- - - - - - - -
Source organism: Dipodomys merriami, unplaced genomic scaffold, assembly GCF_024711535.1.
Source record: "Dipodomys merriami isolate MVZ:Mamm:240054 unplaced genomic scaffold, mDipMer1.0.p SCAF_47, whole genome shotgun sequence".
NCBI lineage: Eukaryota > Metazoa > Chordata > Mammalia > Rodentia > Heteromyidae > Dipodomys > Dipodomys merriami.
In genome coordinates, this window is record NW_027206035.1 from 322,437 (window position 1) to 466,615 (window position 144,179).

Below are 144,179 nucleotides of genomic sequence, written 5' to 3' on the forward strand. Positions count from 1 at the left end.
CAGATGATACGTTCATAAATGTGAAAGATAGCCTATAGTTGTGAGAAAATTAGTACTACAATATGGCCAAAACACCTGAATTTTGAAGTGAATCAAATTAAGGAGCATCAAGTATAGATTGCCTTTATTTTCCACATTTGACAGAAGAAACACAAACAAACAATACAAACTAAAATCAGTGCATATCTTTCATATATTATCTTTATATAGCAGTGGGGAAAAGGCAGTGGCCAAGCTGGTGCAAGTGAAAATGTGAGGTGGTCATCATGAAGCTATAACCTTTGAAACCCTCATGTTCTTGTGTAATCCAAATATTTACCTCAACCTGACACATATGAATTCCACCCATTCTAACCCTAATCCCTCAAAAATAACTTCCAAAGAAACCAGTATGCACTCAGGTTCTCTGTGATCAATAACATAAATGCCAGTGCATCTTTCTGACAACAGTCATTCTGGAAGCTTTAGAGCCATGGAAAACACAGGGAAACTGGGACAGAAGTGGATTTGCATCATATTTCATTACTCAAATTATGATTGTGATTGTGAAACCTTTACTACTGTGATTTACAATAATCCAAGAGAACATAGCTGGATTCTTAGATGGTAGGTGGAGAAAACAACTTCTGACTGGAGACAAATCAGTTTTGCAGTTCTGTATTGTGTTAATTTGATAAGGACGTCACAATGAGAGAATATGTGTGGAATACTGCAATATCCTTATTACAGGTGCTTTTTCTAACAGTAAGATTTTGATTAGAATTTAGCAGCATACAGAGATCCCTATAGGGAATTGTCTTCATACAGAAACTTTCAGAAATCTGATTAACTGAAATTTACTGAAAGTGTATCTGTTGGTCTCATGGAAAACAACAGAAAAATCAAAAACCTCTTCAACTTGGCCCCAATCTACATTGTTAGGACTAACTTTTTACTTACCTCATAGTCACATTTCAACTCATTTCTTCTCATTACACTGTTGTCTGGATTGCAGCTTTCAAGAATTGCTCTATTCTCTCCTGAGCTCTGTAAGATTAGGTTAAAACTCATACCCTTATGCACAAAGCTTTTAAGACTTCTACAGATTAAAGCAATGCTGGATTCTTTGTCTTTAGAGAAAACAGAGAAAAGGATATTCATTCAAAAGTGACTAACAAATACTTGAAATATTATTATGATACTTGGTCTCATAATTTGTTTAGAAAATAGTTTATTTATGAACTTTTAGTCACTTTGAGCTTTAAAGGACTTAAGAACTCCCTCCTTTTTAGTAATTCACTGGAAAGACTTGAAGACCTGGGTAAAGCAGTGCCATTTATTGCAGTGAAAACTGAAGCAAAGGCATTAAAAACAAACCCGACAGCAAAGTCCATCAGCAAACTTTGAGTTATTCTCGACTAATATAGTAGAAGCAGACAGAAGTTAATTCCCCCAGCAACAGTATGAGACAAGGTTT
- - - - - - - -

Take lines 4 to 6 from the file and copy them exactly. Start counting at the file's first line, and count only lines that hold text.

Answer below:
In genome coordinates, this window is record NW_027206035.1 from 322,437 (window position 1) to 466,615 (window position 144,179).

Below are 144,179 nucleotides of genomic sequence, written 5' to 3' on the forward strand. Positions count from 1 at the left end.
CAGATGATACGTTCATAAATGTGAAAGATAGCCTATAGTTGTGAGAAAATTAGTACTACAATATGGCCAAAACACCTGAATTTTGAAGTGAATCAAATTAAGGAGCATCAAGTATAGATTGCCTTTATTTTCCACATTTGACAGAAGAAACACAAACAAACAATACAAACTAAAATCAGTGCATATCTTTCATATATTATCTTTATATAGCAGTGGGGAAAAGGCAGTGGCCAAGCTGGTGCAAGTGAAAATGTGAGGTGGTCATCATGAAGCTATAACCTTTGAAACCCTCATGTTCTTGTGTAATCCAAATATTTACCTCAACCTGACACATATGAATTCCACCCATTCTAACCCTAATCCCTCAAAAATAACTTCCAAAGAAACCAGTATGCACTCAGGTTCTCTGTGATCAATAACATAAATGCCAGTGCATCTTTCTGACAACAGTCATTCTGGAAGCTTTAGAGCCATGGAAAACACAGGGAAACTGGGACAGAAGTGGATTTGCATCATATTTCATTACTCAAATTATGATTGTGATTGTGAAACCTTTACTACTGTGATTTACAATAATCCAAGAGAACATAGCTGGATTCTTAGATGGTAGGTGGAGAAAACAACTTCTGACTGGAGACAAATCAGTTTTGCAGTTCTGTATTGTGTTAATTTGATAAGGACGTCACAATGAGAGAATATGTGTGGAATACTGCAATATCCTTATTACAGGTGCTTTTTCTAACAGTAAGATTTTGATTAGAATTTAGCAGCATACAGAGATCCCTATAGGGAATTGTCTTCATACAGAAACTTTCAGAAATCTGATTAACTGAAATTTACTGAAAGTGTATCTGTTGGTCTCATGGAAAACAACAGAAAAATCAAAAACCTCTTCAACTTGGCCCCAATCTACATTGTTAGGACTAACTTTTTACTTACCTCATAGTCACATTTCAACTCATTTCTTCTCATTACACTGTTGTCTGGATTGCAGCTTTCAAGAATTGCTCTATTCTCTCCTGAGCTCTGTAAGATTAGGTTAAAACTCATACCCTTATGCACAAAGCTTTTAAGACTTCTACAGATTAAAGCAATGCTGGATTCTTTGTCTTTAGAGAAAACAGAGAAAAGGATATTCATTCAAAAGTGACTAACAAATACTTGAAATATTATTATGATACTTGGTCTCATAATTTGTTTAGAAAATAGTTTATTTATGAACTTTTAGTCACTTTGAGCTTTAAAGGACTTAAGAACTCCCTCCTTTTTAGTAATTCACTGGAAAGACTTGAAGACCTGGGTAAAGCAGTGCCATTTATTGCAGTGAAAACTGAAGCAAAGGCATTAAAAACAAACCCGACAGCAAAGTCCATCAGCAAACTTTGAGTTATTCTCGACTAATATAGTAGAAGCAGACAGAAGTTAATTCCCCCAGCAACAGTATGAGACAAGGTTT